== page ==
We are delighted to join the Nonfiction Picture Book meme 2017 hosted by Alyson Beecher @ Kid Lit Frenzy. We would also be linking our nonfiction choices with our reading themes throughout the year.
It is so exciting going through nonfiction picturebooks published in 2016 – simply because there are so many wonderful ones out there, just waiting to be read by wide-eyed children.
The Water Princess: Based On The Childhood Experience Of Georgie Badiel
Written by: Susan Verde lllustrated by: Peter H. Reynolds Photographs by: Johann Mergenthaler
Published by: G. P. Putnam’s Sons, 2016
ISBN: 0399172580 (ISBN13: 9780399172588)
Borrowed from the Jurong West Public Library. Book photos taken by me.
I am usually not a fan of Peter H. Reynolds trademark typography. Yet this time around, I thought it worked quite well – perhaps because I was also riveted by this childhood story of Georgie Badiel, who apparently is a supermodel, currently living and working in New York City and was Miss Africa in 2004.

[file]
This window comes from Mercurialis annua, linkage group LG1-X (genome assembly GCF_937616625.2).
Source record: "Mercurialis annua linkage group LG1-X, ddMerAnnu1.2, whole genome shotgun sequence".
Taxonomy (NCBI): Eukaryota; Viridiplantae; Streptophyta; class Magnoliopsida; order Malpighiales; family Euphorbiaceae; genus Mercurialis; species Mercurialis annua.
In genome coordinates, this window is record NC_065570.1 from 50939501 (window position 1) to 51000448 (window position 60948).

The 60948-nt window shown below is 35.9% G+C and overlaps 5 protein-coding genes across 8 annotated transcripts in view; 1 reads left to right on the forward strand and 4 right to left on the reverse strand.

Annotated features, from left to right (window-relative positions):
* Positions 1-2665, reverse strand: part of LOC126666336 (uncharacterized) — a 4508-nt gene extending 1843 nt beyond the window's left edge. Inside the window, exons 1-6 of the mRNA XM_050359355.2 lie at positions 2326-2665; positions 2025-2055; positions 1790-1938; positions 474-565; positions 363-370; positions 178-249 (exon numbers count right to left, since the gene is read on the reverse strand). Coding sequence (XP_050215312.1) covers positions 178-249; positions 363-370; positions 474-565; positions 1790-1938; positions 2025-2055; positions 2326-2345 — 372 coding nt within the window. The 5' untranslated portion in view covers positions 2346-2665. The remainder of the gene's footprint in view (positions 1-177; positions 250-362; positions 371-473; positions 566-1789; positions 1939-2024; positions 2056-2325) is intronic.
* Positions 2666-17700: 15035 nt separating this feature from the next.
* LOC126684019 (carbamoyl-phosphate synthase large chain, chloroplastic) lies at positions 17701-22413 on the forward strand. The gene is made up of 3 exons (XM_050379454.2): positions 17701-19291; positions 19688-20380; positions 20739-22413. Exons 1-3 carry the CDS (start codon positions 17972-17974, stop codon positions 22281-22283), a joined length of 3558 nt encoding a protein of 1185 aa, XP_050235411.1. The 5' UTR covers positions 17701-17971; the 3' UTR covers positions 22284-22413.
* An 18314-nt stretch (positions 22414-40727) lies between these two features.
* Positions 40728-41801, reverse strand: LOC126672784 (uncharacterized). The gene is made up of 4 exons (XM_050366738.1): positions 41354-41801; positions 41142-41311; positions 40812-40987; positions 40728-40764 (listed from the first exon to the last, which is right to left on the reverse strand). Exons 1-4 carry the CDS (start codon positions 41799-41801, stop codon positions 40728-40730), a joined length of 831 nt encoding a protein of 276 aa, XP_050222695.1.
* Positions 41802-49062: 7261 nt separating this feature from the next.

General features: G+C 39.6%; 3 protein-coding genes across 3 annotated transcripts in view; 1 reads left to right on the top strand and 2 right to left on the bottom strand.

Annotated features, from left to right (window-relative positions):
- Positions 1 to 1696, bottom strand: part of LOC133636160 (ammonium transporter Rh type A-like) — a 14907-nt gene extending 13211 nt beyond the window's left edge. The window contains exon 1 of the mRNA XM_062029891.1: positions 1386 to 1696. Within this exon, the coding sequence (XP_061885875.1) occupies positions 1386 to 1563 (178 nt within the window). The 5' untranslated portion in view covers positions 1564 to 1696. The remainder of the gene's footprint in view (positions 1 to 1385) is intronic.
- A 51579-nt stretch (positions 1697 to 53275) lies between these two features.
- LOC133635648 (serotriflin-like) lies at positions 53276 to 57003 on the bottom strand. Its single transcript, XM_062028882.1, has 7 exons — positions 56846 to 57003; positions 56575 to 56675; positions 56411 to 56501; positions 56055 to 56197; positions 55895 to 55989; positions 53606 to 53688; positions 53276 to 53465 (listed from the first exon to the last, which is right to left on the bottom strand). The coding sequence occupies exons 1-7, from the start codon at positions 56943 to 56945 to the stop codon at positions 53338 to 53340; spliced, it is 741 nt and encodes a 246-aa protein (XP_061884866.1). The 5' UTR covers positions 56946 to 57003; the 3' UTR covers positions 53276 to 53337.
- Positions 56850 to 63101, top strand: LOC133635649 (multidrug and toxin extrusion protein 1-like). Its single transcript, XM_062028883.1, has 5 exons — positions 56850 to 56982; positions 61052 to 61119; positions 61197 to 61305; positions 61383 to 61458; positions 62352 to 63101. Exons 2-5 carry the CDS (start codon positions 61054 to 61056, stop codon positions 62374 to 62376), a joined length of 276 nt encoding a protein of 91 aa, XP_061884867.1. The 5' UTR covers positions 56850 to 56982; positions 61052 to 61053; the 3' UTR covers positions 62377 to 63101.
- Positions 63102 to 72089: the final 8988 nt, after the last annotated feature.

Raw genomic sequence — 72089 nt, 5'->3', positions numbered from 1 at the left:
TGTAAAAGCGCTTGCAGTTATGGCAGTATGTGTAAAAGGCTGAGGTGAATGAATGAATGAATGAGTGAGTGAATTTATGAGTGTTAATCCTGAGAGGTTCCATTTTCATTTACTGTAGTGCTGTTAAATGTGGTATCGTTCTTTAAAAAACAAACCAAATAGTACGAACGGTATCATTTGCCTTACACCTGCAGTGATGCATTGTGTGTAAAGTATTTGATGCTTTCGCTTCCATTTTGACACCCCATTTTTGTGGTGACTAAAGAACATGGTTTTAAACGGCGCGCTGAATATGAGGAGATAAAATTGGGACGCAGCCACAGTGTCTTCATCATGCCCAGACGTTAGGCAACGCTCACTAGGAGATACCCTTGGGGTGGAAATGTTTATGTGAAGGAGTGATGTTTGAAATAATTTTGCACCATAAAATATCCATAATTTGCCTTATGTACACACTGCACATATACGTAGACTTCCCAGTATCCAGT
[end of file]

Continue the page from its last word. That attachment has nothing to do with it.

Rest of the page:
I like how in this story, she was portrayed as an ordinary child who sometimes resents doing chores such as waking up so early in the morning to walk all through the desert to get water from the well with her mother.
I especially love the image above as she imperiously commands the water to come all the way to their place through sheer will power. Of course, it doesn’t work. However, while clearly a chore, Georgie managed to show how it could be lightened somewhat by the sunrise, “a handful of sweet shea nuts” and a quick dance with the tall grass.
The Book Creators’ Note in the end was even more compelling as more information is provided about Burkina Faso, the area where Georgie grew up, not having access to clean water – and the initiatives undertaken by Georgie to make a difference in her community through Ryan’s well. The Water Princess has made it her life’s mission to bring clean drinking water right into the heart of her community. To know more, click here to be taken to the Georgie Badiel Foundation Facebook Page.
This sounds like a powerful book. I’m surprised I haven’t read it yet.